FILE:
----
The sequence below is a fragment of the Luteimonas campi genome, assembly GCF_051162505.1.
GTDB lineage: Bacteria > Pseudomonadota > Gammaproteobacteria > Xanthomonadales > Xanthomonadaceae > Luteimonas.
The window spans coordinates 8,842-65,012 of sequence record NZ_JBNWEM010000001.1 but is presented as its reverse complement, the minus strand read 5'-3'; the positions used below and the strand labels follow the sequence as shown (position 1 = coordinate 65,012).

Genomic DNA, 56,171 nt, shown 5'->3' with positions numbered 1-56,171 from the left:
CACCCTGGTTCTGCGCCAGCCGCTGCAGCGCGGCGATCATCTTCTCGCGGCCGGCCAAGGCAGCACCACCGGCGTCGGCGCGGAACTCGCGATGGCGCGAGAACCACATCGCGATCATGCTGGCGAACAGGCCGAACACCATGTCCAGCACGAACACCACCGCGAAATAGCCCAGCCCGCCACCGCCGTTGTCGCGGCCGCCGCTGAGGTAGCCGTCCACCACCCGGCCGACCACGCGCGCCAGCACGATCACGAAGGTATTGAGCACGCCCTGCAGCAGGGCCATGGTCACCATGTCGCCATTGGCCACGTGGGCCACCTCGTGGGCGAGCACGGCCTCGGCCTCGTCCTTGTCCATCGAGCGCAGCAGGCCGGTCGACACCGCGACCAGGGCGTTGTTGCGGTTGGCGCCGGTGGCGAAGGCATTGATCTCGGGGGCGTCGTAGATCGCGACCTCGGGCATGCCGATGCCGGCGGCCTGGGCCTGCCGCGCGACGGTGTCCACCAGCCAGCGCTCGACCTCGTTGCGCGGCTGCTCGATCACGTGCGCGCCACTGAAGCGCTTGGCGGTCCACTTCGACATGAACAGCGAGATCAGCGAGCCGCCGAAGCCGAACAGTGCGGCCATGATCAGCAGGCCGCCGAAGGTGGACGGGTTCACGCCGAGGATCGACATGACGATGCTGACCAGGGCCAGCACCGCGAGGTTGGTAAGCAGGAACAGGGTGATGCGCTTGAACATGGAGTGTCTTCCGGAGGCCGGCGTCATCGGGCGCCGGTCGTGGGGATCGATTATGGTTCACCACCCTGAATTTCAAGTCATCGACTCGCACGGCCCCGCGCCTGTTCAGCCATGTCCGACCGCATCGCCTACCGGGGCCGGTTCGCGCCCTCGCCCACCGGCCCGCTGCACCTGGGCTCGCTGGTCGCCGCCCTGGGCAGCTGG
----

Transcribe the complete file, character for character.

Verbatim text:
The sequence below is a fragment of the Luteimonas campi genome, assembly GCF_051162505.1.
GTDB lineage: Bacteria > Pseudomonadota > Gammaproteobacteria > Xanthomonadales > Xanthomonadaceae > Luteimonas.
The window spans coordinates 8,842-65,012 of sequence record NZ_JBNWEM010000001.1 but is presented as its reverse complement, the minus strand read 5'-3'; the positions used below and the strand labels follow the sequence as shown (position 1 = coordinate 65,012).

Genomic DNA, 56,171 nt, shown 5'->3' with positions numbered 1-56,171 from the left:
CACCCTGGTTCTGCGCCAGCCGCTGCAGCGCGGCGATCATCTTCTCGCGGCCGGCCAAGGCAGCACCACCGGCGTCGGCGCGGAACTCGCGATGGCGCGAGAACCACATCGCGATCATGCTGGCGAACAGGCCGAACACCATGTCCAGCACGAACACCACCGCGAAATAGCCCAGCCCGCCACCGCCGTTGTCGCGGCCGCCGCTGAGGTAGCCGTCCACCACCCGGCCGACCACGCGCGCCAGCACGATCACGAAGGTATTGAGCACGCCCTGCAGCAGGGCCATGGTCACCATGTCGCCATTGGCCACGTGGGCCACCTCGTGGGCGAGCACGGCCTCGGCCTCGTCCTTGTCCATCGAGCGCAGCAGGCCGGTCGACACCGCGACCAGGGCGTTGTTGCGGTTGGCGCCGGTGGCGAAGGCATTGATCTCGGGGGCGTCGTAGATCGCGACCTCGGGCATGCCGATGCCGGCGGCCTGGGCCTGCCGCGCGACGGTGTCCACCAGCCAGCGCTCGACCTCGTTGCGCGGCTGCTCGATCACGTGCGCGCCACTGAAGCGCTTGGCGGTCCACTTCGACATGAACAGCGAGATCAGCGAGCCGCCGAAGCCGAACAGTGCGGCCATGATCAGCAGGCCGCCGAAGGTGGACGGGTTCACGCCGAGGATCGACATGACGATGCTGACCAGGGCCAGCACCGCGAGGTTGGTAAGCAGGAACAGGGTGATGCGCTTGAACATGGAGTGTCTTCCGGAGGCCGGCGTCATCGGGCGCCGGTCGTGGGGATCGATTATGGTTCACCACCCTGAATTTCAAGTCATCGACTCGCACGGCCCCGCGCCTGTTCAGCCATGTCCGACCGCATCGCCTACCGGGGCCGGTTCGCGCCCTCGCCCACCGGCCCGCTGCACCTGGGCTCGCTGGTCGCCGCCCTGGGCAGCTGG